Governor Gretchen Whitmer


Michigan Gov. Gretchen Whitmer said Wednesday that she was closing indoor seating in bars in parts of the state, including a college town where one brewpub has been linked to about 140 infections.

Whitmer also signed a bill allowing bars and restaurants to sell to-go cocktails in an effort to help those businesses.

Governor Gretchen Whitmer photo
Associated Press

Gov. Gretchen Whitmer on Thursday allowed for the return of pro sports in Michigan as long as fans aren’t in attendance.

The move followed Major League Baseball’s decision this week to set a 60-game schedule to start July 23 or July 24 in empty ballparks. The governor said pro teams can resume operations notwithstanding capacity limits and restrictions on gatherings and events to curb the coronavirus.

Games must be played without a live audience for the “time being.” Only staff of the facility and media can attend.

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A legal battle between the state and gym owners will determine whether gyms will open across the state this week.

Last week, a federal court granted an injunction allowing gyms across the state to reopen starting on Thursday.

In his decision granting a preliminary injunction to gyms on Friday, Judge Paul Maloney wrote that when gyms asked in court why they must remain closed the state could only answer “trust us.”

Governor Gretchen Whitmer photo
Associated Press

Gov. Gretchen Whitmer has extended Michigan's coronavirus emergency declaration until July 16, enabling her to keep intact restrictions and orders that remain after she lifted a stay-at-home policy. The governor - who has been gradually reopening the state - hopes to let gyms, movie theaters and bowling alleys reopen by July 4. They currently are only operating in northern Michigan. The state of emergency also is the underpinning for orders that make people eligible for unemployment an additional six weeks, pause evictions, and require masks and social distancing during the pandemic.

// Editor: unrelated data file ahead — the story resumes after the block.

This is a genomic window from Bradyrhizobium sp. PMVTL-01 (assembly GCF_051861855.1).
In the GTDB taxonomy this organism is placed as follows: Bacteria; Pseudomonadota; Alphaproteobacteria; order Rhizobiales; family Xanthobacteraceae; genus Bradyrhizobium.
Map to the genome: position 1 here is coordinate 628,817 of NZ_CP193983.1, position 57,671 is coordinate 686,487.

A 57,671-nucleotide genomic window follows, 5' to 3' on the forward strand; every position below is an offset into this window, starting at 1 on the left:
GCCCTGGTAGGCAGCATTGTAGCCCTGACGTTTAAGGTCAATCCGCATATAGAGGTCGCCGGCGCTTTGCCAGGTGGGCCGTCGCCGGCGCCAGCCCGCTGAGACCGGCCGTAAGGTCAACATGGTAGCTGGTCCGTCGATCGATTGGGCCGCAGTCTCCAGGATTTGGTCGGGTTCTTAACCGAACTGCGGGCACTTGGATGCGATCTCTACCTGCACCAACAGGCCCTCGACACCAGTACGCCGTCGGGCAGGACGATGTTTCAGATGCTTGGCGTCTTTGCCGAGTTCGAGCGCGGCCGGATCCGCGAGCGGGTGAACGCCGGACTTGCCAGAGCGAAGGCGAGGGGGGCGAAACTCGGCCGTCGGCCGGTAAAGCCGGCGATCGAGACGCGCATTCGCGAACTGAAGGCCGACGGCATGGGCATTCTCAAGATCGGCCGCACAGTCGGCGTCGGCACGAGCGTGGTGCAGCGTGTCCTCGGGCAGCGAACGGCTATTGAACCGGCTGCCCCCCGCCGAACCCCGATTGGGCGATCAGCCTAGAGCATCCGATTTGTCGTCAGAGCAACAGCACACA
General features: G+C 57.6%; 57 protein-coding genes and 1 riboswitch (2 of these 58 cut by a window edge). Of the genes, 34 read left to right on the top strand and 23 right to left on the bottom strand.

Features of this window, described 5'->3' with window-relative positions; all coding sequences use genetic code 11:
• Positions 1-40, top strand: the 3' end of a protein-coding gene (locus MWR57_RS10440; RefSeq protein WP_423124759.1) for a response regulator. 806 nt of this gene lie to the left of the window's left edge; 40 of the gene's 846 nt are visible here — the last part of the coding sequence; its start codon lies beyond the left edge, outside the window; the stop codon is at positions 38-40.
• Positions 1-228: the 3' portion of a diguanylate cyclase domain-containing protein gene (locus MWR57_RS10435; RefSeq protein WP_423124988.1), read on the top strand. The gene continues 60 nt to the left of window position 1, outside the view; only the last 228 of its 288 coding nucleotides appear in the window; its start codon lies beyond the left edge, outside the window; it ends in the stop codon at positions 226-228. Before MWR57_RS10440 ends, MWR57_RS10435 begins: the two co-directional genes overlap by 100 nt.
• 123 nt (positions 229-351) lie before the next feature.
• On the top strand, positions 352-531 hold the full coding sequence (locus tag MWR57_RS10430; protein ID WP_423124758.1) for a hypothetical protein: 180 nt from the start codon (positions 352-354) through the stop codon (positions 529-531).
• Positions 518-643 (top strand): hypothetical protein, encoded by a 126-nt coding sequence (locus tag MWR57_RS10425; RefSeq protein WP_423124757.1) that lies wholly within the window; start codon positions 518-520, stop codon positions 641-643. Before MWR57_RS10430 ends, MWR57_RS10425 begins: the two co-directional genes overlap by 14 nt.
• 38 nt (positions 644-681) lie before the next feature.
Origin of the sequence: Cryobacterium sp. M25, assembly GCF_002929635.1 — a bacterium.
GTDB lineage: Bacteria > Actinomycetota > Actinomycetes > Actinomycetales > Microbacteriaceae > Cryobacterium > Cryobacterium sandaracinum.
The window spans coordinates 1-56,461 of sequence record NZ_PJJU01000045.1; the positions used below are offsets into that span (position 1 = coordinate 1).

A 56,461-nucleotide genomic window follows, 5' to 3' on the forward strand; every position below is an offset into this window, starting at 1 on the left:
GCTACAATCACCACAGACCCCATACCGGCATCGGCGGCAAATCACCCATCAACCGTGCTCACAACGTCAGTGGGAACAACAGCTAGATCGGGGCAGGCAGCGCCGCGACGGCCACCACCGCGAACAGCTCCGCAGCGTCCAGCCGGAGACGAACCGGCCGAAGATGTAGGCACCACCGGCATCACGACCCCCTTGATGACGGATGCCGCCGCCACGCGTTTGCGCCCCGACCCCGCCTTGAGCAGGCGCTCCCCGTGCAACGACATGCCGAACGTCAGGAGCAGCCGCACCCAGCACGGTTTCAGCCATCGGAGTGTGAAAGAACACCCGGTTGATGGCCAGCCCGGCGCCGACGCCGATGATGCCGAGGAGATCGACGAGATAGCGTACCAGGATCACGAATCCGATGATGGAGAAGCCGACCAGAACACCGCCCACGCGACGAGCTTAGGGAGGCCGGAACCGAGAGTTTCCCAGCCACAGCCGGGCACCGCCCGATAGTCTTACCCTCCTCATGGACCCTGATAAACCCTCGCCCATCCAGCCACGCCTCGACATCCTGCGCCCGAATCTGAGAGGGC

Michigan State Capitol picture

The Michigan Legislature has approved spending $880 million in federal relief aid in response to the coronavirus pandemic, setting aside funding for frontline workers, municipalities and child care providers. The bill would allocate more than a quarter of the $3 billion sent to state government by Congress and President Donald Trump. The Senate plans to pass the legislation later Wednesday. It's expected to be signed by Gov. Gretchen Whitmer.

Governor Gretchen Whitmer

Gov. Gretchen Whitmer said Wednesday that K-12 schools can reopen for in-person instruction as long as Michigan’s successful containment of the coronavirus doesn’t lapse, subject to safety rules she will announce June 30.

Schools closed in March and ended the academic year with online or other remote learning. The governor said schools may resume physical instruction during phase 4 of her restart plan. All of the state is in that stage or, in northern Michigan, where COVID-19 cases and deaths are low, a step further along.

Dana Nessel photo
Dana Nessel

Michigan’s top law enforcement official unveiled several changes she hopes to make to policing in the state, including a public registry of verified police misconduct claims meant to increase transparency and prevent problem officers from getting rehired in law enforcement elsewhere.

Governor Gretchen Whitmer portrait

A recent state-wide poll indicates a majority of Michigan voters support Governor Whitmer’s handling of the coronavirus pandemic.

Lansing-based EPIC-MRA conducted a poll in late-May and early June surveying 600 registered Michigan voters, 40-percent by cell phone.

When asked how they would rate Governor Gretchen Whitmer’s handling of the coronavirus pandemic, 60% responded positively while 40% gave her negative marks.

Gretchen Whitmer
Gov. Whimter's office


Gov. Gretchen Whitmer called Wednesday for policy changes to prevent police abuses following the killings of George Floyd and other black people, backing continuing education for officers in Michigan and legislation that would require training on implicit bias and deescalation techniques.

Governor Gretchen Whitmer

Gov. Gretchen Whitmer told Congress Tuesday that Michigan still lacks enough supplies to fully ramp up testing for the coronavirus and said it is difficult to determine what the U.S. government is shipping.

Frustrated hairdressers, meanwhile, said during a legislative hearing that the governor should let them reopen for business.


Whitmer said while the state is appreciative for the federal assistance, information about the types of swabs and other testing supplies being delivered is sometimes inaccurate.